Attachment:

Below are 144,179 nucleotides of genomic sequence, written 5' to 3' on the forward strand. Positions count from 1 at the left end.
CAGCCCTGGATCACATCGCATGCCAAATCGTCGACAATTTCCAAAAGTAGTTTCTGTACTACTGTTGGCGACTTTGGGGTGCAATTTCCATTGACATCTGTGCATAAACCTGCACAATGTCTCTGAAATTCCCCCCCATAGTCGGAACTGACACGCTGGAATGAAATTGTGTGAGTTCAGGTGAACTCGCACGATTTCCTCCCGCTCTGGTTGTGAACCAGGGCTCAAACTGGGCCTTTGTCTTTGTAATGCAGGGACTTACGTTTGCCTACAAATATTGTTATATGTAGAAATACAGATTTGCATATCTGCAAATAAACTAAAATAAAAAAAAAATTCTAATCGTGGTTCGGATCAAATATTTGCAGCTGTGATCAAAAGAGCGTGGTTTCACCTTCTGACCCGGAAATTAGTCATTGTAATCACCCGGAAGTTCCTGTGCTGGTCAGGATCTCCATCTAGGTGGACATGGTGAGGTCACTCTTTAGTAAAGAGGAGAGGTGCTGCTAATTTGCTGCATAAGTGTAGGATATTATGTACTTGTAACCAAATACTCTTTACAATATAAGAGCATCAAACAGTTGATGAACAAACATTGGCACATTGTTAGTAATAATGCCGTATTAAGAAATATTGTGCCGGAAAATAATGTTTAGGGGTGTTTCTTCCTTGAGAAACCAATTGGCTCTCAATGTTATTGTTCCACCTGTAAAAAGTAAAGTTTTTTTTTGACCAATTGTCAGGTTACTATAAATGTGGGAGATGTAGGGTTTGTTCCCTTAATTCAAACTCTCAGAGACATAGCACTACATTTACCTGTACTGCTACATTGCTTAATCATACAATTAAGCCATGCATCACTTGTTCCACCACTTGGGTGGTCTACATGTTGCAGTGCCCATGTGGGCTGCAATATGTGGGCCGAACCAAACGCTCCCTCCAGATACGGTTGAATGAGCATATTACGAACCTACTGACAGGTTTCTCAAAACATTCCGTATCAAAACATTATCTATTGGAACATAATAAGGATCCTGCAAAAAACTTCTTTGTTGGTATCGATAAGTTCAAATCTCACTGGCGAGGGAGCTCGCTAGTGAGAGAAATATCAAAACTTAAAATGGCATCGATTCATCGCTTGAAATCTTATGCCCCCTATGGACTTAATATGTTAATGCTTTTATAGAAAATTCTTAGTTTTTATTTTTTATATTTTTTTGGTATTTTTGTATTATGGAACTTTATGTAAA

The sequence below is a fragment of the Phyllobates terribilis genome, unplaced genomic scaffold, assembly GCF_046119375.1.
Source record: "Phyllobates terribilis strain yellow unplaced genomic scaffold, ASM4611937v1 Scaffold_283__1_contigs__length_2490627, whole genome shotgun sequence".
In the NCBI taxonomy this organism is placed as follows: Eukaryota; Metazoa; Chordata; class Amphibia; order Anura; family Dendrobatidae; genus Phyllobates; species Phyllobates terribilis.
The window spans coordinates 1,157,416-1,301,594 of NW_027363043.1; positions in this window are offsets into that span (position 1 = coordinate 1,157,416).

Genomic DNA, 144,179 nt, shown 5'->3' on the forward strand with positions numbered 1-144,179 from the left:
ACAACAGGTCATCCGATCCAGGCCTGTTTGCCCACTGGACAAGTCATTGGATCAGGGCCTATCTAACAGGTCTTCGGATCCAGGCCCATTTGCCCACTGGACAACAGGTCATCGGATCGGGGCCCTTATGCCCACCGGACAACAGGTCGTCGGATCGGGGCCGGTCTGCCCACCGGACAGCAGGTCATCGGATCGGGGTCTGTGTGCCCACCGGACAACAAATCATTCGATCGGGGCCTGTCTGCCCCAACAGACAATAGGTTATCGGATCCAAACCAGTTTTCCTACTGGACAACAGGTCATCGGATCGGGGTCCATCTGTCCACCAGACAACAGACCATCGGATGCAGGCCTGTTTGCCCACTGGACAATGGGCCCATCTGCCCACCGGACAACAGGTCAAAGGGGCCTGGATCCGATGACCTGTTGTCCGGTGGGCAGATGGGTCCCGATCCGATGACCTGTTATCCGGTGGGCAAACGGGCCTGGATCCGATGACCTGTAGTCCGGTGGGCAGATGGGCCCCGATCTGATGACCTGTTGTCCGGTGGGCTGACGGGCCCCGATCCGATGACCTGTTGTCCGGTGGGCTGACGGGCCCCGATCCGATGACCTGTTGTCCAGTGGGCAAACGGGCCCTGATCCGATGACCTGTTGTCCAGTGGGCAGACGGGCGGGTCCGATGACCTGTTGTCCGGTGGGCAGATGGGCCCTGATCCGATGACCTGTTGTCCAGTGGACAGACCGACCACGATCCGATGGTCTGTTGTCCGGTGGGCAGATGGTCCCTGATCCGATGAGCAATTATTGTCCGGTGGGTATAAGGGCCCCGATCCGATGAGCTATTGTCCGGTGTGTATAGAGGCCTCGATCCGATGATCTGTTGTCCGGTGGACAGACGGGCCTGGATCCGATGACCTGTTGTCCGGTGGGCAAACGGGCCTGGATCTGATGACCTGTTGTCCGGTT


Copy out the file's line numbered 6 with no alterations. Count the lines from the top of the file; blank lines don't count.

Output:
The window spans coordinates 1,157,416-1,301,594 of NW_027363043.1; positions in this window are offsets into that span (position 1 = coordinate 1,157,416).